515-B North McDonough St.
Decatur, GA, 30030
Doors 7:45 PM / Show 8:00 PM
Something to Say, the second EP from forward-thinking folk rocker Reuben Bidez, is an analog album for the digital age. Raw and reflective, it holds a mirror to the machines that make the modern world tick, from politics to sexual appetites to social media. Along the way, Bidez shows the full range not only of his voice — an elastic instrument, with an upper register and rich vibrato that have earned comparisons to Jeff Buckley and Roy Orbison — but of his songwriting chops, too.
He's a tongue-in-cheek rabble rouser on the EP's title track, urging America's wannabe movers-and-shakers to stop "grandstanding from your sofa" and, instead, take a real stand. "Nothing says 'revolution' like clogging up the interstate," he sings during the final verse, while electric guitars, 12-string acoustics, and vintage keyboards chime in the background. Fellow Nashvillian Molly Parden makes an appearance on "What You Really Wanted," a rainy-day duet whose harmonies nod to Fleetwood Mac. Later, Bidez turns up the tempo and the volume on "Bad Name," the fiercest rock song he's ever released.
Together, Something to Say's six songs reflect and respond to the contemporary world, offering something real in an age of Facebook algorithms and Twitter feeds. Not only has Bidez found his voice; he's found something current and compelling to sing about, too.
"On earlier records, I focused a lot on romance and relationships," says the songwriter, whose 2016 release, Turning to Wine, earned him a slot at the Bonnaroo Festival, as well as acclaim from outlets like American Songwriter, No Depression, and The New York Times. "But I've learned that great art is sometimes divisive, and I have thoughts about where the world is going and where our culture is headed. I've got something to say. This isn't the time for me to write love songs — it's time to take a stand and do something that, maybe, not everyone wants to hear."
Although written in Nashville — his adopted hometown since 2014, when the Georgia-born Bidez left Atlanta and moved to Tennessee — Something to Say was largely recorded with producer Jeff Saenz in Dallas, TX. There, during a week-long session at Modern Electric Sound Recorders, he found himself free to explore a sound that reached far beyond the usual boundaries of Americana. He was charting new territory, assisted by a group of instrumentalists — including past and present members of the Texas Gentlemen — who've collectively performed alongside artists like Regina Spektor, St. Vincent, Midlake, and the Quaker City Night Hawks.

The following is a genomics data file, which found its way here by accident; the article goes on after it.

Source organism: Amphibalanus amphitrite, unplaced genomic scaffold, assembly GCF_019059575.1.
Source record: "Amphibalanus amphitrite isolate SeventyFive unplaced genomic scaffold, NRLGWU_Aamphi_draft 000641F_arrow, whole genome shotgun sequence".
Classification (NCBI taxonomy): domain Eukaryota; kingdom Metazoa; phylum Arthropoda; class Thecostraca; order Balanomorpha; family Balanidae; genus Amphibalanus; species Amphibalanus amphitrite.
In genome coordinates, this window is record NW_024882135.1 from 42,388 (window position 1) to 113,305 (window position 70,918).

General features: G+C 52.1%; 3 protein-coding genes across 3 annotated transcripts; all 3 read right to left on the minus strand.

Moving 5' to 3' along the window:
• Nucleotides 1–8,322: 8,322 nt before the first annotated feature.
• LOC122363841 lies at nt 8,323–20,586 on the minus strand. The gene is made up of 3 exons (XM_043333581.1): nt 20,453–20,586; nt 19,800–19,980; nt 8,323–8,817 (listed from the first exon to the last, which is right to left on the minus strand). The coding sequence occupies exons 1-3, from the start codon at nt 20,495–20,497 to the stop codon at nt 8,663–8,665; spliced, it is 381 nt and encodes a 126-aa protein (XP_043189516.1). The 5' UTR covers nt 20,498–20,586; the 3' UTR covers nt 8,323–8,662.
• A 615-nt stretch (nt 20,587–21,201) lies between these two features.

"You discover new things about yourself when you leave 'the familiar' behind," he explains. "It's tempting to stay in one place and chase down one sound, because that's comfortable. But it doesn't mean you'll be making good art. I needed to leave some old patterns behind. I needed a challenge."
The decision to record in Dallas was partially influenced by the Texas Gentlemen, several of whom had already become Bidez's personal friends. More friends awaited back home in Nashville, where he wound up finishing the EP alongside longtime bandmates like Wyatt Funderburk and Seth Plemmons, as well as Marren Morris drummer and fellow Atlantan Christian Paschall. It was good company. More importantly, it was good music, influenced by everything from the warm-sounding fretwork of George Harrison to the heartland epics of Tom Petty.
Bidez and company recorded most songs in a series of live takes, emphasizing vibe over perfection. They stretched their legs on "Bad Name," a rock & roll ripper that builds its way toward a fiery, psychedelic finish, and kept things taut on "Don't Let Me Die," a sharp, swaggering pop song about a life lived far too carelessly. On the EP's anthemic closer, "Desert," dueling slide guitars trace circles around a gauzy synthesizer, while an acoustic guitar keeps the song from drifting skyward. The result is an anthem that's both grounded and ethereal — a soundtrack for, as Bidez puts it, "the horizon where desert and space meet."